Nineteen fifty-two was a memorable year in South Bend, as it was Studebaker's centennial celebration. On February 16, the South Bend Association of Commerce put on a major celebration at Notre Dame University.
This 1952 Studebaker Commander served as the
pace car for the Indianapolis 500 that year.
Two days later, at 7:30 in the morning, the first Studebaker of the firm's second century left the factory amid much fanfare: a Champion four-door, Studebaker's 7,130,875th vehicle, according to William Cannon and Fred Fox in Studebaker: The Complete Story.
Studebaker paced the Indianapolis 500 race with a blue Commander convertible that was later given to winner Troy Ruttman, and held pre-race activities that would warm the heart of any Hoosier.
A huge Memorial Day parade was led by the Conestoga wagon that had carried John Studebaker west into Ohio from Gettysburg in 1836. That was followed by locally built varieties, including Abraham Lincoln's "last ride" carriage from 1865, and followed by an early Studebaker Electric, a circa 1910 Everitt-Metzger-Flanders (distributed by Studebaker), and gas-powered Studebakers through to the present.
Meanwhile, Stephen Longstreet authored a book, A Century on Wheels, and Studebaker itself published a softbound picture-book called 100 Years on the Road, and also passed out souvenir Centennial coins to its employees. Famed automotive journalist Floyd Clymer devoted the entire July issue of Automobile Topics to Studebaker.
"At the start of its second century, Studebaker is the oldest name in highway transportation in the world," said the Centennial Report to stockholders, "and the only automobile manufacturer with a history of performance that antedates the horseless carriage."
The company now had "the strongest world-wide sales and distributing organization in [its] history. The enterprise which Henry and Clem Studebaker launched in 1852 with faith and integrity has prospered in succeeding hands, and at the end of its first one hundred years is a strong, vibrant business organization well-equipped to take advantage of the boundless opportunity with which it enters its second century."
Even the addition of the hardtop 1952 Studebaker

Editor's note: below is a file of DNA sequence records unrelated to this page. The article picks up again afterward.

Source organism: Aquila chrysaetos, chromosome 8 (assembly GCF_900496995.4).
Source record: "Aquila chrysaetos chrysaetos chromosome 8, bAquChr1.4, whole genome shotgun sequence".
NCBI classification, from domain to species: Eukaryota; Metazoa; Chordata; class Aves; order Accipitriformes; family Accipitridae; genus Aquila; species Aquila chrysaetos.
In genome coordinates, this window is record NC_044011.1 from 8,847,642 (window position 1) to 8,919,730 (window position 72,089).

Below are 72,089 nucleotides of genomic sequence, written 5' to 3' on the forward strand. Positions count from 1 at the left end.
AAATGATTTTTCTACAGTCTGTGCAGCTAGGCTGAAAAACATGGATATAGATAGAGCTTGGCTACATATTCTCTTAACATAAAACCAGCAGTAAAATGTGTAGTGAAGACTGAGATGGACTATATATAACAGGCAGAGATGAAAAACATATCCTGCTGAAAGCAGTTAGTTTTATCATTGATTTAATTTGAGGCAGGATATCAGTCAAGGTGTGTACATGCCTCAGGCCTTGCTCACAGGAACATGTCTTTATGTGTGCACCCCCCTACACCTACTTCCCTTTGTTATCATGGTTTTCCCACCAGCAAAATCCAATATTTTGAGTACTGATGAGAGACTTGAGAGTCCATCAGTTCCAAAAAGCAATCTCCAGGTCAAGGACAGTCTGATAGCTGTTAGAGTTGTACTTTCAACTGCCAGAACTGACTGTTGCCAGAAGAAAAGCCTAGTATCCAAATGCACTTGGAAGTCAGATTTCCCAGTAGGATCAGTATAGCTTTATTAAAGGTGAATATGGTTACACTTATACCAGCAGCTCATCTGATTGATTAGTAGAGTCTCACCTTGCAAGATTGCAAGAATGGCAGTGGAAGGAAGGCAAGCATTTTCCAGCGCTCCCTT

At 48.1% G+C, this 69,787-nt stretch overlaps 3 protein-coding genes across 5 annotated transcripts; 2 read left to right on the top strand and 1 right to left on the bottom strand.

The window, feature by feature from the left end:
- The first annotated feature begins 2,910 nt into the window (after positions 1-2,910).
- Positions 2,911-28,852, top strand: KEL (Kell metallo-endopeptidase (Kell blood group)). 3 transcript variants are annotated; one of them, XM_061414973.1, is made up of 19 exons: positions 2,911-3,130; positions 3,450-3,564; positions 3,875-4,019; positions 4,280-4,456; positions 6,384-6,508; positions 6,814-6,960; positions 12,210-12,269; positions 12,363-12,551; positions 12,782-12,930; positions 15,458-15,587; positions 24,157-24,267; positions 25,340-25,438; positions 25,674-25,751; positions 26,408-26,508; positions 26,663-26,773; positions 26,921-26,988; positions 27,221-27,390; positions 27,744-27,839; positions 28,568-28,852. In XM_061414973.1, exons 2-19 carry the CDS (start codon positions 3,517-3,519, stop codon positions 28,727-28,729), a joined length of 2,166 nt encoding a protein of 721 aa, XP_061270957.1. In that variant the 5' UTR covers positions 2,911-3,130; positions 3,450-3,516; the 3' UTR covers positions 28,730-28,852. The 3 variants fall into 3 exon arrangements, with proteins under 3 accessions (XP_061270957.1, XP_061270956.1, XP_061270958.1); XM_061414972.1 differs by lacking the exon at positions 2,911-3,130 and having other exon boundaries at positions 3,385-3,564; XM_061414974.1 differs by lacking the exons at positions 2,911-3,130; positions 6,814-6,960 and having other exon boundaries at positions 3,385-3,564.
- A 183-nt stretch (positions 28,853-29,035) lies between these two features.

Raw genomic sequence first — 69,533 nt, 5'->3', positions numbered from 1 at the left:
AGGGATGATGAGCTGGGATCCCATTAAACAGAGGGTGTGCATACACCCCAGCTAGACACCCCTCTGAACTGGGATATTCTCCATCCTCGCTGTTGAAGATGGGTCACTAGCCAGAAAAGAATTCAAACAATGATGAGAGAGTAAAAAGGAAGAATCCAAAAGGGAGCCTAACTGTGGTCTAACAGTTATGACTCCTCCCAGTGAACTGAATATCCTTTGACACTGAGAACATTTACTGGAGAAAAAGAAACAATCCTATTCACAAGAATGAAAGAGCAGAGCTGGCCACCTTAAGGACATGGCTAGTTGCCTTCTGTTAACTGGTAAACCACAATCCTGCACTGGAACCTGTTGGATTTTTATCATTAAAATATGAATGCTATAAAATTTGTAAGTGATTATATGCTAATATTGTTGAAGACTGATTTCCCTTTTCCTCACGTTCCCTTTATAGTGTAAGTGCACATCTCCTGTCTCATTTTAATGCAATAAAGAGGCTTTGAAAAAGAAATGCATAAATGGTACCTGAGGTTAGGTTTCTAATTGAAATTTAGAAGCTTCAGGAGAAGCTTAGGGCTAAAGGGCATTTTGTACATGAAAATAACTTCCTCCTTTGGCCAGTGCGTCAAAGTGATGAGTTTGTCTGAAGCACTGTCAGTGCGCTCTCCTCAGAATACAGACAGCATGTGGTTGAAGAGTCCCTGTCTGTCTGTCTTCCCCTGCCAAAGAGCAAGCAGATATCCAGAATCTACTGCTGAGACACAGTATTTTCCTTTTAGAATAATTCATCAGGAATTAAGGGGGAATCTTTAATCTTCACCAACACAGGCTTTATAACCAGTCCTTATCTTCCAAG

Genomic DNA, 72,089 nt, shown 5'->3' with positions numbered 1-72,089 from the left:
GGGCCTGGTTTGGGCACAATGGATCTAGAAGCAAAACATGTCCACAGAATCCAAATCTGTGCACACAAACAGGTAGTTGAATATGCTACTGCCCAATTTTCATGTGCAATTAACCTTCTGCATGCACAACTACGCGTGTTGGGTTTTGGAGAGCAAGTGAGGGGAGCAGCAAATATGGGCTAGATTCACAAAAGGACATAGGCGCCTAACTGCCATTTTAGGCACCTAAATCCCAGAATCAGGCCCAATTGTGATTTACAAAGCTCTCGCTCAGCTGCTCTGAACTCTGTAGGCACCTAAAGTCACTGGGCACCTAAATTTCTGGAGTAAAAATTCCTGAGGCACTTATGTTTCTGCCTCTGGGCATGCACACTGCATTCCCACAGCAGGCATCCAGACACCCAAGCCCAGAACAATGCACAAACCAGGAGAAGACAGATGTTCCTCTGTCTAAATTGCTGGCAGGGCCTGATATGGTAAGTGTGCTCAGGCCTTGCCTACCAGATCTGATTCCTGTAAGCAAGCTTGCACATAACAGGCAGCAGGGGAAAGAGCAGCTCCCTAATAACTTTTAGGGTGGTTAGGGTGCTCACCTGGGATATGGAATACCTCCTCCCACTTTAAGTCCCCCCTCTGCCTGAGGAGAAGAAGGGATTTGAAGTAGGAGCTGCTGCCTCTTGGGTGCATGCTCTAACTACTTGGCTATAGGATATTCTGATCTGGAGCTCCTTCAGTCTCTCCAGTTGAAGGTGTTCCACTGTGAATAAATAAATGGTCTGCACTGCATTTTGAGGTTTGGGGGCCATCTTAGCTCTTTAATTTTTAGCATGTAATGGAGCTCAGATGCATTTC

Starliner couldn't ensure the company's future.
The facts, alas, were somewhat different. In calendar 1952, Studebaker would produce only 161,520 cars, its lowest figure since 1947, when production hadn't yet built up to capacity. On sales of $585 million (more than 40 percent of that from government contracts), it netted a $14-million profit, a low percentage based on previous performance.
Production was hampered by some happenings not of South Bend's doing -- a national steel strike, for example, during the six middle weeks of summer. But there were other factors, distinctly Studebaker's own, that suggested trouble ahead.
Chairman Paul Hoffman, who had departed the company for the government by then, had left president Vance a legacy of labor troubles. Work standards on the 1950-1952 models were so poor, Vance said privately, that they'd lost $10 million for that reason alone. Vance blamed Hoffman for having created a poor labor climate and an unproductive workforce.
It was more expensive by at least 15 percent to build a Studebaker at South Bend than a Plymouth in Detroit. But many who knew him said that Vance was little more successful at taming the wild men on the shop floor than Hoffman had been.
Still, there were some signs of hope: The defense and truck businesses were up. But the future really didn't depend on Vance's statement to stockholders or even the whims of the labor force. The future depended on the upcoming 1953 Studebaker.
For more information on cars, see: